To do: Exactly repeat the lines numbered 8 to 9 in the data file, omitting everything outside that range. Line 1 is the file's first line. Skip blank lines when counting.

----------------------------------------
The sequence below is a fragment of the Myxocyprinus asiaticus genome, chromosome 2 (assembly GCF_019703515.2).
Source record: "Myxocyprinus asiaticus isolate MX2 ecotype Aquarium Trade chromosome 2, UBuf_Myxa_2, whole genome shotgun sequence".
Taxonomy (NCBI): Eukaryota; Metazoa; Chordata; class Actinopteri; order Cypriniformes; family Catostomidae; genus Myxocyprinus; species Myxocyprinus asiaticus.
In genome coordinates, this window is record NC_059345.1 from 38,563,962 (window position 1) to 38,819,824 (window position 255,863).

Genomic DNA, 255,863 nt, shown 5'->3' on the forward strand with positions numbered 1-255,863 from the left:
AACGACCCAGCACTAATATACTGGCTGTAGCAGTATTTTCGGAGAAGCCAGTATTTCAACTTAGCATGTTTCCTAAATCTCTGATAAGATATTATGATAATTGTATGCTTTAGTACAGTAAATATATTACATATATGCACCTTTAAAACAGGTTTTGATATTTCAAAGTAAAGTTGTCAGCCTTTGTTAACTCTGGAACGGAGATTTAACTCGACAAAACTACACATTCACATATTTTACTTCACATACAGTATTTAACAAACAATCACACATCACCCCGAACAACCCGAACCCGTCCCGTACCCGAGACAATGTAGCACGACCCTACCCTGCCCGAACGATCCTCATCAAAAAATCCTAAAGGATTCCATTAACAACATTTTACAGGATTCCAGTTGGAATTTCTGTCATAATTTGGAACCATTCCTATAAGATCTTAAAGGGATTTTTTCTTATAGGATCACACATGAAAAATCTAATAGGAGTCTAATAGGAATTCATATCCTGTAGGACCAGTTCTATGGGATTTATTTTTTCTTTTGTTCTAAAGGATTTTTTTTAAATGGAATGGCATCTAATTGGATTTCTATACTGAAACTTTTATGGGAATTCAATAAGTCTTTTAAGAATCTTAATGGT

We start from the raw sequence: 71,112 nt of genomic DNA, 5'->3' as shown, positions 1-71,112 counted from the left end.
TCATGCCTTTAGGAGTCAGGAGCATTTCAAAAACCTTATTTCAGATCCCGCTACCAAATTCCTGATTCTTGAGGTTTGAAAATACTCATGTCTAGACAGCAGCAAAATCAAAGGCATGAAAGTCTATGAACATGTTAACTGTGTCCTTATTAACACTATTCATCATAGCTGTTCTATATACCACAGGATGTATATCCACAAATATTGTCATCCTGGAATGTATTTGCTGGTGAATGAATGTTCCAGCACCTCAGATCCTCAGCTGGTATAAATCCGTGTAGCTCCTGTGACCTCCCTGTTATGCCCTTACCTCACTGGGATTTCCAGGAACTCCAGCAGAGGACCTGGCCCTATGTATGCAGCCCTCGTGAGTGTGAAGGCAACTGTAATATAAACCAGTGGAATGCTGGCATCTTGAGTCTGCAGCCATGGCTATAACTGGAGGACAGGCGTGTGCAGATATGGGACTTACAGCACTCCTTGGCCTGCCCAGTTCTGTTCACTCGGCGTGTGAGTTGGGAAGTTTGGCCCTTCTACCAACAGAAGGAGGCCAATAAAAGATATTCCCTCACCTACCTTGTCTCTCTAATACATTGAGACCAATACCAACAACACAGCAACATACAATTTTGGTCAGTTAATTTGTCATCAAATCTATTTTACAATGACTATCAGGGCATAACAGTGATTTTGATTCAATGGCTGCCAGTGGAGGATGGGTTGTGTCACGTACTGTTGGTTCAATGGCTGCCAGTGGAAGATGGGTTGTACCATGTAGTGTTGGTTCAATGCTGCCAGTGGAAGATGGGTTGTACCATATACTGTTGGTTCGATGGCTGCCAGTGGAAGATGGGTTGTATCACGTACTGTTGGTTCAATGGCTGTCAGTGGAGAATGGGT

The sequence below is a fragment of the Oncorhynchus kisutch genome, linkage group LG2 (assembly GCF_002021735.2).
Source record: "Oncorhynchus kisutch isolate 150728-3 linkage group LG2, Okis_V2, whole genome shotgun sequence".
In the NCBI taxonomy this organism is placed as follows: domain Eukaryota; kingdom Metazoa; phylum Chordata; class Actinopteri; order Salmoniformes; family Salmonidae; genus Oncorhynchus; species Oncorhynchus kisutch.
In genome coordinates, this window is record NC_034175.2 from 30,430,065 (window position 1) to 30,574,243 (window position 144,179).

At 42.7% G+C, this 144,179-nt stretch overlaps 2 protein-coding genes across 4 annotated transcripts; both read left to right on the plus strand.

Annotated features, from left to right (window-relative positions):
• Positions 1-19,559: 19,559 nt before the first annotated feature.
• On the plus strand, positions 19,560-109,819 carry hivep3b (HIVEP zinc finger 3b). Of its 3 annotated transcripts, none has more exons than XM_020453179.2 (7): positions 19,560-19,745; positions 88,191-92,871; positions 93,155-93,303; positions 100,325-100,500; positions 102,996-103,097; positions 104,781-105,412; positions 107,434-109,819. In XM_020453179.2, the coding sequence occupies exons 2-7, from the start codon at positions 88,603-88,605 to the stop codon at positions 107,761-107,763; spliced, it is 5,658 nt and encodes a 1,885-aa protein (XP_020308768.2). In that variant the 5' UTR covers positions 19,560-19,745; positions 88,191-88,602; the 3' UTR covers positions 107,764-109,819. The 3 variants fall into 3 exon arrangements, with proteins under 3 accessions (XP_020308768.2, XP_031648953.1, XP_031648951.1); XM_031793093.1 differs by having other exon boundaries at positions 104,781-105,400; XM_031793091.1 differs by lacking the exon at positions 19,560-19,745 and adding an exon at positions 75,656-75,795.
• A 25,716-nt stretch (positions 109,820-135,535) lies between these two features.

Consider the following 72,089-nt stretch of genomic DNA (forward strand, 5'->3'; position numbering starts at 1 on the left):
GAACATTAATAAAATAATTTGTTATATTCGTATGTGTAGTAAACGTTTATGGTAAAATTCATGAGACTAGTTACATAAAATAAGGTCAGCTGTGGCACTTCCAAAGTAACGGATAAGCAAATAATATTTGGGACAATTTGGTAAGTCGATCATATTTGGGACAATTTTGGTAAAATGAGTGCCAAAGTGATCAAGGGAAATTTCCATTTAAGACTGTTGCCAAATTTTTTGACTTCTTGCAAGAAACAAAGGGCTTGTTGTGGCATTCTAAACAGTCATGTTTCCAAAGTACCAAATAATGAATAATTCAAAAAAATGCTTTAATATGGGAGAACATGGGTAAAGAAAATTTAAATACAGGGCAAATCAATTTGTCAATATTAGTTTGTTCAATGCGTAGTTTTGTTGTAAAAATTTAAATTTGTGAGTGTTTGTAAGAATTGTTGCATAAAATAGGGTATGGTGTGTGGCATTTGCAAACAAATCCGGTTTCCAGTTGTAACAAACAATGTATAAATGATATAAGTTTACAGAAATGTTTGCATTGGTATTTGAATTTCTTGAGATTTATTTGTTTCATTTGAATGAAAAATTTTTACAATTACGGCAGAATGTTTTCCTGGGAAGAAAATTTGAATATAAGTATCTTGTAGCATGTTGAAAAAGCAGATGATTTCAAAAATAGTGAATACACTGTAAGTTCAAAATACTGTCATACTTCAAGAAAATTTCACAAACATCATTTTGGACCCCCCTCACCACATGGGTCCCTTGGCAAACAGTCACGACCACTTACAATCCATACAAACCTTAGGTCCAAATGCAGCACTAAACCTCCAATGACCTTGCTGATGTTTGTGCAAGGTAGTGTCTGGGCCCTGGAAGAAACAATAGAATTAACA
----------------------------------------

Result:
TCATGCCTTTAGGAGTCAGGAGCATTTCAAAAACCTTATTTCAGATCCCGCTACCAAATTCCTGATTCTTGAGGTTTGAAAATACTCATGTCTAGACAGCAGCAAAATCAAAGGCATGAAAGTCTATGAACATGTTAACTGTGTCCTTATTAACACTATTCATCATAGCTGTTCTATATACCACAGGATGTATATCCACAAATATTGTCATCCTGGAATGTATTTGCTGGTGAATGAATGTTCCAGCACCTCAGATCCTCAGCTGGTATAAATCCGTGTAGCTCCTGTGACCTCCCTGTTATGCCCTTACCTCACTGGGATTTCCAGGAACTCCAGCAGAGGACCTGGCCCTATGTATGCAGCCCTCGTGAGTGTGAAGGCAACTGTAATATAAACCAGTGGAATGCTGGCATCTTGAGTCTGCAGCCATGGCTATAACTGGAGGACAGGCGTGTGCAGATATGGGACTTACAGCACTCCTTGGCCTGCCCAGTTCTGTTCACTCGGCGTGTGAGTTGGGAAGTTTGGCCCTTCTACCAACAGAAGGAGGCCAATAAAAGATATTCCCTCACCTACCTTGTCTCTCTAATACATTGAGACCAATACCAACAACACAGCAACATACAATTTTGGTCAGTTAATTTGTCATCAAATCTATTTTACAATGACTATCAGGGCATAACAGTGATTTTGATTCAATGGCTGCCAGTGGAGGATGGGTTGTGTCACGTACTGTTGGTTCAATGGCTGCCAGTGGAAGATGGGTTGTACCATGTAGTGTTGGTTCAATGCTGCCAGTGGAAGATGGGTTGTACCATATACTGTTGGTTCGATGGCTGCCAGTGGAAGATGGGTTGTATCACGTACTGTTGGTTCAATGGCTGTCAGTGGAGAATGGGT

The sequence below is a fragment of the Oncorhynchus kisutch genome, linkage group LG2 (assembly GCF_002021735.2).